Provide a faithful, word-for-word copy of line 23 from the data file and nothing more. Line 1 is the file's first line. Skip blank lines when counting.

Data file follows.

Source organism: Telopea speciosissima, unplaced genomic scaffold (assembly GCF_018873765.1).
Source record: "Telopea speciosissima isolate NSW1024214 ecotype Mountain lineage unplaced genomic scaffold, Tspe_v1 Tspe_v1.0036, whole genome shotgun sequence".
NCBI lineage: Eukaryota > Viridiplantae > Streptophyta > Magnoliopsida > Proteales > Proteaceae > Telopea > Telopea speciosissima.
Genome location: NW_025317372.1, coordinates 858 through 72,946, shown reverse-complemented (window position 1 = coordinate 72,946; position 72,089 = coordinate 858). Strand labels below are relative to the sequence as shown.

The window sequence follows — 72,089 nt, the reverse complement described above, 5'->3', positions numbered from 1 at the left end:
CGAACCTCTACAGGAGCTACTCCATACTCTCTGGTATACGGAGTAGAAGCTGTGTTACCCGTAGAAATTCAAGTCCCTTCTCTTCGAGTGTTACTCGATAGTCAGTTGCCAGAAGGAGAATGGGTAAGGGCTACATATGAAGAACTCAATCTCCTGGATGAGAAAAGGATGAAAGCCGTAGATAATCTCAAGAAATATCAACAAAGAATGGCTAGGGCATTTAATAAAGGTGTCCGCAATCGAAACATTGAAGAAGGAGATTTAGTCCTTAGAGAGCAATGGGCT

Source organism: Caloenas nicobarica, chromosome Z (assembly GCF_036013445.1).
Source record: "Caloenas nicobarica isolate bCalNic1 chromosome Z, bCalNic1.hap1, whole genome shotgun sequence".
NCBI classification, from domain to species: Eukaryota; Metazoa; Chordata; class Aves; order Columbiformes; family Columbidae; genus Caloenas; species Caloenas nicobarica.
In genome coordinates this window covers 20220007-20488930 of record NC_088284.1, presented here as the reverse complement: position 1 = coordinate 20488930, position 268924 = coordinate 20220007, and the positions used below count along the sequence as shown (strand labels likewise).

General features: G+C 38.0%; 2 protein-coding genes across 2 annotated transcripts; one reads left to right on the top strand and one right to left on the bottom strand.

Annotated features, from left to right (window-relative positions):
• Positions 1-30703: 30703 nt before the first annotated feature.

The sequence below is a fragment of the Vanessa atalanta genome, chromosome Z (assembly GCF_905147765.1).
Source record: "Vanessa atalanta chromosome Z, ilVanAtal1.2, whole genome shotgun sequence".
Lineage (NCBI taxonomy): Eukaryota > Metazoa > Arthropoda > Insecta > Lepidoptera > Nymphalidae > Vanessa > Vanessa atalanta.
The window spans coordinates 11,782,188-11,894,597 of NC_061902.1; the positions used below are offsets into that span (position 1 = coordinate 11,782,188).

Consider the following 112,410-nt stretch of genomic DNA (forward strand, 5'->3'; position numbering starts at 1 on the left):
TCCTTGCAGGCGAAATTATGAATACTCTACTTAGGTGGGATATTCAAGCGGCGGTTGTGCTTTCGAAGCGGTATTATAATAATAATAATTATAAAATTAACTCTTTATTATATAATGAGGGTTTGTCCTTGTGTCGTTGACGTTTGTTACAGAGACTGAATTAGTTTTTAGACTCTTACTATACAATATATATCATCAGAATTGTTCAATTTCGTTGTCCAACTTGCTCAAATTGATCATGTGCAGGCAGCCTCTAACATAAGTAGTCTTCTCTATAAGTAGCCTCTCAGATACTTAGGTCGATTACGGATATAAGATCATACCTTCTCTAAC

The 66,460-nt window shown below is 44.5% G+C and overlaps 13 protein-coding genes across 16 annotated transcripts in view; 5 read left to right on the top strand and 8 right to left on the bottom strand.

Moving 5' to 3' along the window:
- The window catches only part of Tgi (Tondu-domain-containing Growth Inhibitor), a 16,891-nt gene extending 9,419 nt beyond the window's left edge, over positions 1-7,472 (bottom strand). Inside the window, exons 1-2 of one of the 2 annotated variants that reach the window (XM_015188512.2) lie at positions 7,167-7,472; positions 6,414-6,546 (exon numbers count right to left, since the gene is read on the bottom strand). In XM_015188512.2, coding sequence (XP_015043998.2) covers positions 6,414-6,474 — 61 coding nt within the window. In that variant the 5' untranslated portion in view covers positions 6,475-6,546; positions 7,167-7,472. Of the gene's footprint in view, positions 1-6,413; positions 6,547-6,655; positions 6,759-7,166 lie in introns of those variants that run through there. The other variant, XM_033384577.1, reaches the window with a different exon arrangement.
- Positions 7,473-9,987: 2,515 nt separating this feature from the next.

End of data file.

- Positions 7,473-9,987: 2,515 nt separating this feature from the next.